EEOC Scores Big in ADA Settlement Over Leave Denials to Workers Providing Health Care in Jail

There’s no jail time for ADA violations, but if there were this employer’s too-stingy policy on medical leaves would surely wind up behind bars.

Corizon Health Inc. and Corizon LLC have agreed to pay $950,000 and provide other significant relief in a public consent decree to settle a lawsuit brought by the U.S. Equal Employ­ment Opportunity Commission (EEOC), the federal agency announced May 16. The Corizon companies provide health care in jails and corrections facilities across the nation, including Arizona.

According to the EEOC, Corizon violated federal law by, among other things, refusing to accommodate employees with disabilities who exhausted their leave under Corizon’s 30-day medical leave policy and/or the Family and Medical Leave Act and terminating them. Corizon repeatedly failed to consider accommodations, including, but not limited to, reassignment, unpaid leave and modified work schedules that would have allowed employees with disabilities to return to work.

Further, the EEOC said, Corizon required employees with disabilities to be 100% healed or to be without any medical restrictions before they could return to work. Also, Corizon refused to accommodate employees with disabilities seeking other accommodations; subjected employees to a hostile work environment due to their disabilities and/or need for accommodation; retaliated against some employees because they engaged in protected activity; terminated employees who had disabilities or needed accommodations; and refused to promote one employee because of her disability and/or need for accommodation.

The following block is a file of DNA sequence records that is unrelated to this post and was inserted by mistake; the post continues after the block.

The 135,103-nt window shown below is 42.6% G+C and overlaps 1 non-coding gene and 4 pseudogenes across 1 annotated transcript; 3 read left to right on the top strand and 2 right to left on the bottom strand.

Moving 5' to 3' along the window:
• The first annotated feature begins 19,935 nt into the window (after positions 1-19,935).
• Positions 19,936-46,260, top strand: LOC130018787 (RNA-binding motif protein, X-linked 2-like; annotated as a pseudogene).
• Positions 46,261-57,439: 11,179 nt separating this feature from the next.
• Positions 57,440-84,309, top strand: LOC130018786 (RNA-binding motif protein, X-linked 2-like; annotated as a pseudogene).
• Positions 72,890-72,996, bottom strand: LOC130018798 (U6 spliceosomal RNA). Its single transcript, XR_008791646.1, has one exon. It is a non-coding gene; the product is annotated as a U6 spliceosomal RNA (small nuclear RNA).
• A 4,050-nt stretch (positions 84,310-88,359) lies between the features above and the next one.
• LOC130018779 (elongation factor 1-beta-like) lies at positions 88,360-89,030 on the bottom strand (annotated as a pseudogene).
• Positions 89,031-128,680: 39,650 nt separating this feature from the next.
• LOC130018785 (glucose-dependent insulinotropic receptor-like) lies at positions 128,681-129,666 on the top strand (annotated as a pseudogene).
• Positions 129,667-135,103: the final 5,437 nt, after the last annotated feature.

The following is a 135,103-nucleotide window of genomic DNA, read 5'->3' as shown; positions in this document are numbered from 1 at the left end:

Corizon’s alleged conduct violates the Americans with Disabilities Act (ADA), which prohibits discrimination on the basis of disability. The EEOC filed suit, EEOC v. Corizon Health Inc., and Corizon LLC, No. 2:18-cv-02942-PHX-DLR, in U.S. District Court for the District of Arizona after first attempting to reach a voluntary settlement through its pre-litigation conciliation process.

Under the consent decree that was signed by Phoenix-based federal court Judge Douglas L. Rayes, the Corizon companies will pay $950,000 to 23 individuals the EEOC identified in the consent decree as harmed by the policies and practices alleged. The companies will also modify their policies and practices and designate ADA coaches to ensure that employees with disabilities are afforded reasonable accommodations. They will also provide annual training to all their employees, including all human resources and management-level officials, and the Corizon companies will hire a monitor to ensure that they comply with their obligations under the decree and the ADA.

“We are very concerned that so many employers violate the ADA with discriminatory policies,” said EEOC Phoenix District Office Regional Attorney Mary Jo O’Neill. “Employers need to consider additional unpaid leave and reassignment as reasonable accommodations when an employee is unable to do their job even with reasonable accommodations. We look forward to Corizon taking significant steps under this decree to better protect the rights of employees with disabilities.”

Elizabeth Cadle, district director of the EEOC’s Phoenix District Office, added, “Employers should understand that policies which require an employee to be 100% or without any medical restric­tions violate the ADA because they don’t leave room for reasonable accommodations. Employers should also remember that leave policies must be administered consistent with the need to provide reasonable accommodations to qualified individuals with disabilities. We continue to see many employers with these problematic policies.”

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